As I’ve made clear in past posts, I am increasingly frustrated with the current National Labor Relations Board’s clearly pro-union, anti-employer approach. I find many of their decisions to have little or no relationship to common sense or logic. So I found a concurring opinion by Judge Patricia Millett in the recent case of Consolidated Communications, Inc. v. National Labor Relations Board to be of particular interest, as she expresses her “substantial concern with the too-often cavalier and enabling approach that the Board’s decisions have taken toward the sexually and racially demeaning misconduct of some employees during strikes.” Judge Millet goes on to say, “These decisions have repeatedly given refuge to conduct that is not only intolerable by any standard of decency, but also illegal in every other corner of the workplace.” (!!!!)
To give a little context, the National Labor Relations Act prohibits employers from interfering with employees’ protected rights to engage in collective action regarding the terms and conditions of employment, which includes the right to strike. Under the law, however, serious misconduct by strikers is not protected activity. But what constitutes such serious misconduct? Under the Board’s Clear Pine standard, it is “conduct that amounts to intimidation and threats of bodily harm.” As the U.S. Court of Appeals in the D.C. Circuit noted in the Consolidated Communications case, this standard “offers misbehaving employees greater protection from disciplinary action than they would enjoy in the normal course of employment.”
So the Board has applied this standard to find an appalling litany of sexually and racially offensive conduct to be “protected.” Some of the instances noted by Judge Millett include:
- A male striker calling a female non-striker a “whore” and a “prostitute,” and saying that she was “having sex with [the employer’s] president,” and further calling another female non-striker a “whore” and telling her that she could make more money by selling her daughter at the flea market.
- A male striker yelling at female non-strikers to come see “a real man” and then pulling down his pants and exposing himself to them.
- A male striker targeting a female non-striker by carrying a sign on the picket line reading “Who is Rhonda F Sucking Today?”
- A striker raising both middle fingers and yelling “fuck you n—-r” at an African-American security guard.
- A striker yelling about fried chicken and watermelon in reference to African-American replacement workers.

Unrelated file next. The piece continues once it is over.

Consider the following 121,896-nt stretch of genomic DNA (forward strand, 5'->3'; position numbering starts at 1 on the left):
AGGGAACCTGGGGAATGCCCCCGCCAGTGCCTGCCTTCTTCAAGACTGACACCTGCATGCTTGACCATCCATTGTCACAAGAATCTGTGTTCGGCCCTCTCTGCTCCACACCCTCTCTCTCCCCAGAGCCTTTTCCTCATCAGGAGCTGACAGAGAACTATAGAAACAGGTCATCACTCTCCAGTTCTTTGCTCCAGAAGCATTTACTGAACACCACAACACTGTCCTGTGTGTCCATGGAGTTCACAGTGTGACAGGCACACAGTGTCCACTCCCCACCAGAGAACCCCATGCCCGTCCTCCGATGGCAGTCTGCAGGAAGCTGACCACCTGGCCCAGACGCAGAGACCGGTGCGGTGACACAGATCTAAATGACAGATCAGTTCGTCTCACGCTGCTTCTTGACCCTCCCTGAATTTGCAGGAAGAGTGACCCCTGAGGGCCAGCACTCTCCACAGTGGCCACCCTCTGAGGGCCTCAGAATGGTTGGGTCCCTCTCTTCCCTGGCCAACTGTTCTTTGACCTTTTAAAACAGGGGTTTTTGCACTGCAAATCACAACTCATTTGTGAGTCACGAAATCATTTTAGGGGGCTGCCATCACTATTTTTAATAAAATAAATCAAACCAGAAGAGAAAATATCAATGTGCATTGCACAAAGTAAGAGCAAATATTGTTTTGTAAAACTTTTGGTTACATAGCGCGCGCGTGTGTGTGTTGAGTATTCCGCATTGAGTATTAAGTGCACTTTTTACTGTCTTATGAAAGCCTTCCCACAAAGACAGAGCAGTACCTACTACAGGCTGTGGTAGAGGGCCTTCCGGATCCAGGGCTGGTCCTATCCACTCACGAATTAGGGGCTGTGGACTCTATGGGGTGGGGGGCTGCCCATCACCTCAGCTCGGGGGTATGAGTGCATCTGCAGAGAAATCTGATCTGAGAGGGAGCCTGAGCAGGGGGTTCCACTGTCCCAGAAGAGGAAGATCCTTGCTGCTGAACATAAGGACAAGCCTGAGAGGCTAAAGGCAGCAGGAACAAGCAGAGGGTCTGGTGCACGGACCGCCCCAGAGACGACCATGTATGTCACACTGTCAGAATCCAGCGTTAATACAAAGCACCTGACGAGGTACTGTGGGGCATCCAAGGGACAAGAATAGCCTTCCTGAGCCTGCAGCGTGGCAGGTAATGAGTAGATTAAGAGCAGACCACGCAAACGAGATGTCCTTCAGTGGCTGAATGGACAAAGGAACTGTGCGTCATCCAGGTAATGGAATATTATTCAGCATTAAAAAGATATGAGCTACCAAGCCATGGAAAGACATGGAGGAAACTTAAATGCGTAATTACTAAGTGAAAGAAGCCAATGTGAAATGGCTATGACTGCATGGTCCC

I think we can all agree that this conduct could not be tolerated in the workplace. Judge Millett notes that, “Nothing in the Board’s decisions has offered any plausible justification, and I can conceive of none, for concluding that the rights of workers – all workers – are protected by turning picket lines into free zones for sexually or racially abusive and demeaning conduct.” And even more compellingly, she offers the following thoughtful and eloquent perspective:
Such language and behavior have nothing to do with attempted persuasion about the striker’s cause. Nor do they convey any message about workplace injustices suffered, wrongs inflicted, employer mistreatment, managerial indifference, the causes of employee frustration and anger, or anything at all of relevance about working conditions or worker complaints. Indeed, such behavior is flatly forbidden in every other corner of the workplace because it is dangerously wrong and breathes new life into economically suffocating and dehumanizing discrimination that we have labored for generations to eliminate. Brushing that same behavior off when it occurs during a strike simply legitimates the entirely illegitimate, and it signals that, when push comes to shove, discriminatory and degrading stereotypes can still be a legitimate weapon in economic disputes.
Moreover, what is the practical impact of such conduct when the striking worker returns to the workplace? As Judge Millett observes, “The assumption that such gender- and race-based attacks can be contained to the picket line blinks reality. It will often be quite hard for a woman or minority who has been on the receiving end of a spew of gender or racial epithets – who has seen the darkest thoughts of a co-worker revealed in a deliberately humiliating tirade – to feel truly equal or safe working alongside that employee again.”
Thank you, Judge Millet, for this elegant and pointed reality check. I hope the Board is listening, and will fall into step with its sister federal agencies.